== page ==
Perceptions of physiotherapists of their role in reducing pain and increasing, function, strength and flexibility in patients with Patellofemoral Pain Syndrome

Papadopoulos, Konstantinos ORCID: https://orcid.org/0000-0002-4489-8540, Kabir, Russell and Stasinopoulos, Dimitris (2017) Perceptions of physiotherapists of their role in reducing pain and increasing, function, strength and flexibility in patients with Patellofemoral Pain Syndrome. Physical Therapy and Rehabilitation, 4 . ISSN 2055-2386 [Article] (doi:10.7243/2055-2386-4-9)

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Abstract

Study objectives: The purpose of this focus group study was to establish the physiotherapy treatment of Patellofemoral Pain Syndrome in North-West Wales. In addition the study aimed to report the barriers that stopped physiotherapists from increasing strength and flexibility and the contradictions of physiotherapists’ beliefs regarding their practice.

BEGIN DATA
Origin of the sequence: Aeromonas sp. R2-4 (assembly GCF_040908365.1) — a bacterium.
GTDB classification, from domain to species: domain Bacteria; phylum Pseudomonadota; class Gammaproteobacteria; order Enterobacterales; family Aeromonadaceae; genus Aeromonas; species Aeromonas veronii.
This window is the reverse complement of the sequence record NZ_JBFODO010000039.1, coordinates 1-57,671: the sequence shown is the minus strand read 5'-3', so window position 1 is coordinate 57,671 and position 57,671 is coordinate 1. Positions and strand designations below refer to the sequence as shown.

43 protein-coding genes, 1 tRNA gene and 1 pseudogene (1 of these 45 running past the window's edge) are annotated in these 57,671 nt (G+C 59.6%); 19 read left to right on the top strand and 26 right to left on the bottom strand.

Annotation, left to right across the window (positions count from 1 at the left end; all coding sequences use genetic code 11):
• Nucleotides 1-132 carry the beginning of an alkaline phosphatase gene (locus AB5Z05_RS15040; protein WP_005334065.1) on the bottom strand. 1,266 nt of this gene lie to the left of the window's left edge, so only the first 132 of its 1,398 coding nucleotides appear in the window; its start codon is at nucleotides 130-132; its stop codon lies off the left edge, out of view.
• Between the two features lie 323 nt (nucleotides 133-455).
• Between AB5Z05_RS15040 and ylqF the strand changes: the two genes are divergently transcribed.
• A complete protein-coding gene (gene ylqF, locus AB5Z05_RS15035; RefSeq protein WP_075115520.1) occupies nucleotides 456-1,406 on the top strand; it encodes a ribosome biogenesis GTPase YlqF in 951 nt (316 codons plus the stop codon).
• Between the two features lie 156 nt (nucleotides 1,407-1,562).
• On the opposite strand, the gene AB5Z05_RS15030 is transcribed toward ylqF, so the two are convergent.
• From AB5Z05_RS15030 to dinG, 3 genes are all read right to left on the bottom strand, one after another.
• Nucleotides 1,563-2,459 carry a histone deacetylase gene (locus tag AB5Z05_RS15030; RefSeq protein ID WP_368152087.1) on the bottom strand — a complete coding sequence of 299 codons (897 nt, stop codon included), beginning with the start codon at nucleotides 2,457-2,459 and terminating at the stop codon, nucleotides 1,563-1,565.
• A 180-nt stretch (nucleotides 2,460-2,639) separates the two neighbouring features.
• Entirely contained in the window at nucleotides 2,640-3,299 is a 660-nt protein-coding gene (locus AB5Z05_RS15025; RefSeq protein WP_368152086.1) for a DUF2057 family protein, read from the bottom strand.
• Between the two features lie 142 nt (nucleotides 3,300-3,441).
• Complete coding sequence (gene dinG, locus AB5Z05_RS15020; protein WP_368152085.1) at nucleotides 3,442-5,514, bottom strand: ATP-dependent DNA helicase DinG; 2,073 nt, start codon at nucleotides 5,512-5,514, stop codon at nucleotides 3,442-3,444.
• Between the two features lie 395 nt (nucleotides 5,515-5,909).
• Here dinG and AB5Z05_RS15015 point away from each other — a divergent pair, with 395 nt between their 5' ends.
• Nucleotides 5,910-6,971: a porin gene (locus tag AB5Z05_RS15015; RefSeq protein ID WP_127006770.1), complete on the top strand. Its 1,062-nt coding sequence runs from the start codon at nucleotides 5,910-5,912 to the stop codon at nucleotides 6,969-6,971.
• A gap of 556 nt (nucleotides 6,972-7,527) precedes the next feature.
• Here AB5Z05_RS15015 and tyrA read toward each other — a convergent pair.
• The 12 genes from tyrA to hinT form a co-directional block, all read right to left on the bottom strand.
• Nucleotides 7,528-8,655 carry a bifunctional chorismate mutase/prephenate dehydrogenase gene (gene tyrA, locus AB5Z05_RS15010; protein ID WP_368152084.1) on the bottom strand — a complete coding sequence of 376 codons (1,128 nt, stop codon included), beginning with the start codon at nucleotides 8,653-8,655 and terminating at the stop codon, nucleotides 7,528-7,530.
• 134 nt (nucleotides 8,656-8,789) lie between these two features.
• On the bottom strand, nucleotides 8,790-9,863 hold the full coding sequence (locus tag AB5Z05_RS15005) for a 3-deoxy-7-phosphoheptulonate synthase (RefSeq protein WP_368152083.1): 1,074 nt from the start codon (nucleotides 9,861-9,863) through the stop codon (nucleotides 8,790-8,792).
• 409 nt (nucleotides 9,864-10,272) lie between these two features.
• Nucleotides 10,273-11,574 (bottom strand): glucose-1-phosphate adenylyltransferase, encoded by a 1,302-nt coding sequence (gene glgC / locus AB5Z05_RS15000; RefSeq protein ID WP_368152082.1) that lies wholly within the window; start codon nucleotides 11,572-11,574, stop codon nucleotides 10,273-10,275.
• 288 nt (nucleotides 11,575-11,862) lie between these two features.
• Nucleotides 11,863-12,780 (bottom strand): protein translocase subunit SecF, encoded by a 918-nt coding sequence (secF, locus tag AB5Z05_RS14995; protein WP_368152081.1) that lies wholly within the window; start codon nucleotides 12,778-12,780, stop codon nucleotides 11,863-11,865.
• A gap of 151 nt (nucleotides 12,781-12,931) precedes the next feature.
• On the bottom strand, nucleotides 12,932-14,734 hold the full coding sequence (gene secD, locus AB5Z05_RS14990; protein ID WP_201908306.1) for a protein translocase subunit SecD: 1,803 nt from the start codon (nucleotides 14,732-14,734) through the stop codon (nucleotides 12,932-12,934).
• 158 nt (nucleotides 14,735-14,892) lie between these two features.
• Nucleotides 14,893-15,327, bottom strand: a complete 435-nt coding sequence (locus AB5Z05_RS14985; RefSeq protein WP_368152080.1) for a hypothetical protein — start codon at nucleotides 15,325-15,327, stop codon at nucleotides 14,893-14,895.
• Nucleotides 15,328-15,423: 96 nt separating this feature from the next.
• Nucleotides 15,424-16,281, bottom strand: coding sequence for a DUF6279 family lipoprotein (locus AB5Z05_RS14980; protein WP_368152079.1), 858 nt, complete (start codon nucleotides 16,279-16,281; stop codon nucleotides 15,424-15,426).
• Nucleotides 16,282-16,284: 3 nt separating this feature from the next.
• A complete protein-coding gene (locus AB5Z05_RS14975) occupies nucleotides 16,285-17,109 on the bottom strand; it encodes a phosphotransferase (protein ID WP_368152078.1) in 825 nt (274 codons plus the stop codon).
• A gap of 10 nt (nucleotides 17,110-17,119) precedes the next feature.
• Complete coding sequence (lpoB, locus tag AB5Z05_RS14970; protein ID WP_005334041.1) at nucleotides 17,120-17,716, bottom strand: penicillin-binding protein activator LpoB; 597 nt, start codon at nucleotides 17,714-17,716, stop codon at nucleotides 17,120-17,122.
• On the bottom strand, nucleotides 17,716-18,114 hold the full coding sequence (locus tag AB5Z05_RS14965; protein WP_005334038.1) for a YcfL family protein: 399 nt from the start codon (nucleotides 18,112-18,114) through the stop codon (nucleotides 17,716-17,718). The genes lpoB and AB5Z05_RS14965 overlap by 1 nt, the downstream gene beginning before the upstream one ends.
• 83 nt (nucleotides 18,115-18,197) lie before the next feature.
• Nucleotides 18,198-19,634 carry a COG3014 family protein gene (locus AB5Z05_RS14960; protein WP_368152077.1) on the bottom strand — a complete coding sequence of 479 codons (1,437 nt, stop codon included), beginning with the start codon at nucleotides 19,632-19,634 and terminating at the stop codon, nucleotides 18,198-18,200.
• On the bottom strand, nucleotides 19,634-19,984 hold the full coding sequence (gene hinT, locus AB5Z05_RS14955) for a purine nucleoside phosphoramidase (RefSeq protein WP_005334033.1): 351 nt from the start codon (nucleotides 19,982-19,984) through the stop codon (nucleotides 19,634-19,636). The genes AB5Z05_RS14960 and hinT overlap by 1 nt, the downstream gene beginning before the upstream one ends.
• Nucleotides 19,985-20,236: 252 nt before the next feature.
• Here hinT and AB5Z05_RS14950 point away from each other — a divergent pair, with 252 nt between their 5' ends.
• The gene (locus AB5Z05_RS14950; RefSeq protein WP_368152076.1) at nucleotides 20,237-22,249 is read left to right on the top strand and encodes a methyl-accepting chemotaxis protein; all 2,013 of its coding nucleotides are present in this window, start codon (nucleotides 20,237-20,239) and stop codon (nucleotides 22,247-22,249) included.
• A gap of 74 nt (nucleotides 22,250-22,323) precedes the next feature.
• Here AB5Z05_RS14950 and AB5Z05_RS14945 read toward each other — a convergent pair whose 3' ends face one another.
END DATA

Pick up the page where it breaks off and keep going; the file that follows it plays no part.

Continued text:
Methods: The investigation was based on specific and priori designed questions. Two focus groups were conducted, where physiotherapists discussed the results of a feasibility study conducted in their department. 11 hypotheses discussed whilst 13 evidence statements reported by the merger of the answers to the hypotheses. A level of consensus was described using the moderator’s notes.

Results: Patellofemoral Pain Syndrome physiotherapy works; not through strength and flexibility but through pain and function improvement. However, this practice often only has a short-term effect.

Conclusions: Group classes and better education on the importance of specific exercises and self-managing should be researched whilst the long-term effect of these treatment components should also be assessed.

Item Type: Article
Additional Information: Article No.: 9
Research Areas: A. > School of Science and Technology > London Sport Institute > Rehabilitation Exercise Science at the London Sport Institute
Item ID: 22519
Notes on copyright: © 2017 Papadopoulos et al; licensee Herbert Publications Ltd.
This is an Open Access article distributed under the terms of the Creative Commons Attribution License (http://creativecommons.org/licenses/by/3.0), which permits unrestricted use, distribution, and reproduction in any medium, provided the original work is properly cited.
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Depositing User: Kostas Papadopoulos
Date Deposited: 18 Sep 2017 15:03
Last Modified: 02 Apr 2019 18:05
URI: https://eprints.mdx.ac.uk/id/eprint/22519

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